In a horror car crash, two teen girls are being charged with murder after attempting to carjack an Uber Eats driver in Washington, D.C., causing a wreck after a struggle inside the vehicle. The story is a disturbing reflection of the deterioration of our moral compass and the lack of parental guidance in society.

For Mohammad Anwar, a 66-year-old immigrant from Pakistan, his shift with Uber Eats likely started like any other—but all that changed when two teen girls, ages 13 and 15, targeted Anwar and attempted to steal his vehicle using a taser as a threat.

According to reports, the girls had tased Anwar before entering his vehicle and attempted to steal it. Anwar ended up leaning outside the driver-side window of the car, yelling, “This is my car.” Bystanders were also looking on, with one yelling at the girls to “Stop it.”

As he was leaning out the car through the window, one of the girls floored the vehicle and it took off, crashing moments later.

Anwar, who came to America in 2014 for a better life, died from his injuries.

The girls are currently facing felony charges of murder and armed carjacking and have not been identified, as they’ve initially appeared in juvenile court. Due to the severity of the charges and the situation, it’s possible that the prosecutor will ask that the girls are charged as adults.

In a statement, Anwar’s family said, “The family is devastated by this senseless crime. Mohammad Anwar was a father, a grandfather, a husband, a brother and uncle beloved by many here in the U.S. and in Pakistan. … The loss for his family is immeasurable.”

The family is currently raising money for a traditional Islamic funeral.

Sadly, this is a growing trend in the nation’s capital, which saw a 350% surge in carjackings over the last year.

In addition to the two teen girls, two teenage boys were also arrested for back-to-back carjackings two days after Anwar’s death. The boys were armed with a handgun and “demanded the victim exit the vehicle,” according to an official statement from the D.C. Metropolitan Police Department. Two other teen boys, ages 13 and 14, were also arrested in that same timeframe. The police report that the boys threatened the victims with a knife and physical violence.

This story is shocking and horrible. How could two teenage girls, who should be more concerned about the latest makeup and fashion trends while crushing on the latest teen heartthrob, become armed carjackers and killers?

Chuck Colson is the founder of the Colson Center and Prison Fellowship, and he shared a bit in one blog post in 1994 about his thoughts on the moral decay of America’s youth.

Entitled “A Mirror of Our Morals,” Colson wrote, “What we’re witnessing is the rise of crime without conscience: kids who have no sense of right and wrong. In psychiatry, this is called psychopathic behavior. Today it’s called commonplace behavior. Even ‘nice’ kids show signs of having lost their moral compass. A Josephson Institute study found that about a third of all high-school-aged teens have stolen from a store. Two-thirds have cheated on exams. And the younger the age, the more cynical the attitude toward moral questions.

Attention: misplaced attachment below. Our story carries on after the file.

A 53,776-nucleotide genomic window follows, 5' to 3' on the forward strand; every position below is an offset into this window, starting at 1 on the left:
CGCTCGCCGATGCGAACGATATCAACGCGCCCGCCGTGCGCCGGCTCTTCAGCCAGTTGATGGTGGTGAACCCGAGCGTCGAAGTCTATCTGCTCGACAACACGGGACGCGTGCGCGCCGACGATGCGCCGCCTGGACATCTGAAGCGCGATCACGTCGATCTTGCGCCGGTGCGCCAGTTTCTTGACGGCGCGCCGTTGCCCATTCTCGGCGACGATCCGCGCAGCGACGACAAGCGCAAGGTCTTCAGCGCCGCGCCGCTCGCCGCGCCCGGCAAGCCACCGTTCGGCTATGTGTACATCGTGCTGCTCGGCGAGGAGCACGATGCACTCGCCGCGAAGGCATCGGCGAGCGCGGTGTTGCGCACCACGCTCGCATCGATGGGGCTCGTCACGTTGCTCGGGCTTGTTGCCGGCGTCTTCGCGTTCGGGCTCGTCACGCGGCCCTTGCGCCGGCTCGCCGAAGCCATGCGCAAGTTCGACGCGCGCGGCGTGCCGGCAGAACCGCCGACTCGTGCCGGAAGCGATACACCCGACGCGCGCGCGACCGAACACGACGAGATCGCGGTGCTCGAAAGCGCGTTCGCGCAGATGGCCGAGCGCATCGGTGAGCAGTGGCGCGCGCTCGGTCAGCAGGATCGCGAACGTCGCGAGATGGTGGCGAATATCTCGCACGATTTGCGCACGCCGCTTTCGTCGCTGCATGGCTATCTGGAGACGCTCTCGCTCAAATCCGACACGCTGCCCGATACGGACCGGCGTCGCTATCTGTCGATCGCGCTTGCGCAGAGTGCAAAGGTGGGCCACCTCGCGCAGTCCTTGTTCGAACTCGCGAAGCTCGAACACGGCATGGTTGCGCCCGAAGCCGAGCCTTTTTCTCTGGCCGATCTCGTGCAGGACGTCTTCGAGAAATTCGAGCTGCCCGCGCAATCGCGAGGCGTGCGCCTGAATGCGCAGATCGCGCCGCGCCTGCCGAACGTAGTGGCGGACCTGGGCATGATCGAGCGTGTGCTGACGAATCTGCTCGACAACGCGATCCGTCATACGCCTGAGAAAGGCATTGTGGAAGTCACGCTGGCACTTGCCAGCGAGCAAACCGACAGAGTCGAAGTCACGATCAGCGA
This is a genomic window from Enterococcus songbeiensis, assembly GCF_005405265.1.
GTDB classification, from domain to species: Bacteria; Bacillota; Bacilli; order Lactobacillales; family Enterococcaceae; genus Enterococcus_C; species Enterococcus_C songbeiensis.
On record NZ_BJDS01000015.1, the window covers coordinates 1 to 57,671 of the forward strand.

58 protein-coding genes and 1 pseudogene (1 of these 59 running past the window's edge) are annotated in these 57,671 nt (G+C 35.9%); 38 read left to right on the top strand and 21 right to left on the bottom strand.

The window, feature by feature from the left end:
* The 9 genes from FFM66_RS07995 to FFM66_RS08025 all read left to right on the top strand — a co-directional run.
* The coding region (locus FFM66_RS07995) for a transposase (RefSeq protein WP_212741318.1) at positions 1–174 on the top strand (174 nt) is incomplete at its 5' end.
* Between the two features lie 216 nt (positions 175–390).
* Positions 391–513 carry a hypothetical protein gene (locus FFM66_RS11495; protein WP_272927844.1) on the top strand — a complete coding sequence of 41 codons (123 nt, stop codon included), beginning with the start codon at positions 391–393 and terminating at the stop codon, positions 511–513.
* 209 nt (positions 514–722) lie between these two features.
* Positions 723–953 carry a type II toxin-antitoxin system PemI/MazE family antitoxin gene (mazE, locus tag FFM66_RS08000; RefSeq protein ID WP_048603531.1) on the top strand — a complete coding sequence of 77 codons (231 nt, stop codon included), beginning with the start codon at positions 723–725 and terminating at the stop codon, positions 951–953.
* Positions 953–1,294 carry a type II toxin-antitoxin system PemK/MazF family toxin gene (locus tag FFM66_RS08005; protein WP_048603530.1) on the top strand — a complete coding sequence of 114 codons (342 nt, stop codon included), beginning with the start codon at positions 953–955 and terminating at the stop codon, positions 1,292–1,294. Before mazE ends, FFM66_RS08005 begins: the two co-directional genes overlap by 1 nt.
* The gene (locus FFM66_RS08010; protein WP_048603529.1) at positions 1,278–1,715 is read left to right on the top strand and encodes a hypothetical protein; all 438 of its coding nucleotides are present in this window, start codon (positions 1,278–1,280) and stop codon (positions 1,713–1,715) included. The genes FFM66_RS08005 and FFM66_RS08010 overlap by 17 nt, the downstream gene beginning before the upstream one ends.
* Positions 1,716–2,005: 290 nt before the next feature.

“The fact is that crime is merely an extreme expression of a moral relativism pervading all levels of society. As Myron Magnet argues in The Dream and the Nightmare, dangerous crime has grown from dangerous ideas. Beginning with intellectuals and artists, Western elites denied the existence of a universal, transcendent moral standard. Morality was defined as subjective, an idea that hit the streets in the phrase ‘do your own thing.’ And criminals did. Ideas and values. These are what determine whether people commit crimes or not.

“The most powerful curb on crime is not external force. It’s the internal guidance of conscience informed by transcendent moral precepts. … (We should) direct our attention to the deeper need: devising policies that strengthen families, schools, and neighborhood programs, where real moral education takes place. Unless we find ways to cultivate conscience, we will never build enough prisons or hire enough police.”

Colson knows a bit about this moral decay. As a special counsel member to President Richard Nixon, Colson was involved in the Watergate Scandal and spent time in prison for his role before converting to evangelical Christianity and founding two ministries.

The teenage girls and boys that engaged in these horrific and violent crimes must be held accountable for their actions, but what’s the best way to prevent such tragic situations in the future? Are changes in governmental policy the answer? Or is focusing on strengthening the family and establishing a strong moral foundation in youth throughout the country what will help?

Photo from GoFundMe account